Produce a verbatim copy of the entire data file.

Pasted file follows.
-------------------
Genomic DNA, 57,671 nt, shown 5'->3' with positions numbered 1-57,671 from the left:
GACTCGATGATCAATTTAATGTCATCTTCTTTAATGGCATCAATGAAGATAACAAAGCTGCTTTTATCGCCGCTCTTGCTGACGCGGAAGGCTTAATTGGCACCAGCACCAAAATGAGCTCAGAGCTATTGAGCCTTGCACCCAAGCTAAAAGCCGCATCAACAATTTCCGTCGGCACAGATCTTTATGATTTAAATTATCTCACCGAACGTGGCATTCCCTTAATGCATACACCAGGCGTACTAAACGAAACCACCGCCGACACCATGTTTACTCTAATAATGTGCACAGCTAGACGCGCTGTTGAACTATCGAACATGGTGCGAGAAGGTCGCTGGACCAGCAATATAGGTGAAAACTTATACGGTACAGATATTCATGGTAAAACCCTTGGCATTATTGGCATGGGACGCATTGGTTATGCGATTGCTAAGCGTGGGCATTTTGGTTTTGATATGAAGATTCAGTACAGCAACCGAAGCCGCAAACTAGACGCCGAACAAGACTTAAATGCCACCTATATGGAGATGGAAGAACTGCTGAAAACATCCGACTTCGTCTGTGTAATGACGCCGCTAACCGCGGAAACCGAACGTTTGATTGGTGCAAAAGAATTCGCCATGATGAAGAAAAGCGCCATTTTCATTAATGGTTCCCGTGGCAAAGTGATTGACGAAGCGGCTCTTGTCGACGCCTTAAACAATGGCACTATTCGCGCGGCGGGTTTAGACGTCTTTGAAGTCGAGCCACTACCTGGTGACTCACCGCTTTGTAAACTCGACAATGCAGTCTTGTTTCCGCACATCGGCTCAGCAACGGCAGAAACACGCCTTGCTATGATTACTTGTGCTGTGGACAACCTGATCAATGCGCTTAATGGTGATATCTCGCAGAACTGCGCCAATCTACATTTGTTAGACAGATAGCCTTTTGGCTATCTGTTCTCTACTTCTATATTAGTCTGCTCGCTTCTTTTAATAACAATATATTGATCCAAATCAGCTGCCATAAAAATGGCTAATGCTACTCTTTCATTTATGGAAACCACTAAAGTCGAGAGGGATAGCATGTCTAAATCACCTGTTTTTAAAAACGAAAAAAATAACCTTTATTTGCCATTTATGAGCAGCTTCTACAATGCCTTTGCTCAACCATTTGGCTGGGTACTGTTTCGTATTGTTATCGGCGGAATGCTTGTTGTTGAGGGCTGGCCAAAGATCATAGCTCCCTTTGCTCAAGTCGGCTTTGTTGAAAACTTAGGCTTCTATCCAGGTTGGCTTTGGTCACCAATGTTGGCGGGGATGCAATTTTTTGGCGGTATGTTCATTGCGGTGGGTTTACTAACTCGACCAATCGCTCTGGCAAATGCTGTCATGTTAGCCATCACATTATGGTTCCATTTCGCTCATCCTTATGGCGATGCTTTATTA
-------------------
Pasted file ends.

Genomic DNA, 57,671 nt, shown 5'->3' with positions numbered 1-57,671 from the left:
GACTCGATGATCAATTTAATGTCATCTTCTTTAATGGCATCAATGAAGATAACAAAGCTGCTTTTATCGCCGCTCTTGCTGACGCGGAAGGCTTAATTGGCACCAGCACCAAAATGAGCTCAGAGCTATTGAGCCTTGCACCCAAGCTAAAAGCCGCATCAACAATTTCCGTCGGCACAGATCTTTATGATTTAAATTATCTCACCGAACGTGGCATTCCCTTAATGCATACACCAGGCGTACTAAACGAAACCACCGCCGACACCATGTTTACTCTAATAATGTGCACAGCTAGACGCGCTGTTGAACTATCGAACATGGTGCGAGAAGGTCGCTGGACCAGCAATATAGGTGAAAACTTATACGGTACAGATATTCATGGTAAAACCCTTGGCATTATTGGCATGGGACGCATTGGTTATGCGATTGCTAAGCGTGGGCATTTTGGTTTTGATATGAAGATTCAGTACAGCAACCGAAGCCGCAAACTAGACGCCGAACAAGACTTAAATGCCACCTATATGGAGATGGAAGAACTGCTGAAAACATCCGACTTCGTCTGTGTAATGACGCCGCTAACCGCGGAAACCGAACGTTTGATTGGTGCAAAAGAATTCGCCATGATGAAGAAAAGCGCCATTTTCATTAATGGTTCCCGTGGCAAAGTGATTGACGAAGCGGCTCTTGTCGACGCCTTAAACAATGGCACTATTCGCGCGGCGGGTTTAGACGTCTTTGAAGTCGAGCCACTACCTGGTGACTCACCGCTTTGTAAACTCGACAATGCAGTCTTGTTTCCGCACATCGGCTCAGCAACGGCAGAAACACGCCTTGCTATGATTACTTGTGCTGTGGACAACCTGATCAATGCGCTTAATGGTGATATCTCGCAGAACTGCGCCAATCTACATTTGTTAGACAGATAGCCTTTTGGCTATCTGTTCTCTACTTCTATATTAGTCTGCTCGCTTCTTTTAATAACAATATATTGATCCAAATCAGCTGCCATAAAAATGGCTAATGCTACTCTTTCATTTATGGAAACCACTAAAGTCGAGAGGGATAGCATGTCTAAATCACCTGTTTTTAAAAACGAAAAAAATAACCTTTATTTGCCATTTATGAGCAGCTTCTACAATGCCTTTGCTCAACCATTTGGCTGGGTACTGTTTCGTATTGTTATCGGCGGAATGCTTGTTGTTGAGGGCTGGCCAAAGATCATAGCTCCCTTTGCTCAAGTCGGCTTTGTTGAAAACTTAGGCTTCTATCCAGGTTGGCTTTGGTCACCAATGTTGGCGGGGATGCAATTTTTTGGCGGTATGTTCATTGCGGTGGGTTTACTAACTCGACCAATCGCTCTGGCAAATGCTGTCATGTTAGCCATCACATTATGGTTCCATTTCGCTCATCCTTATGGCGATGCTTTATTA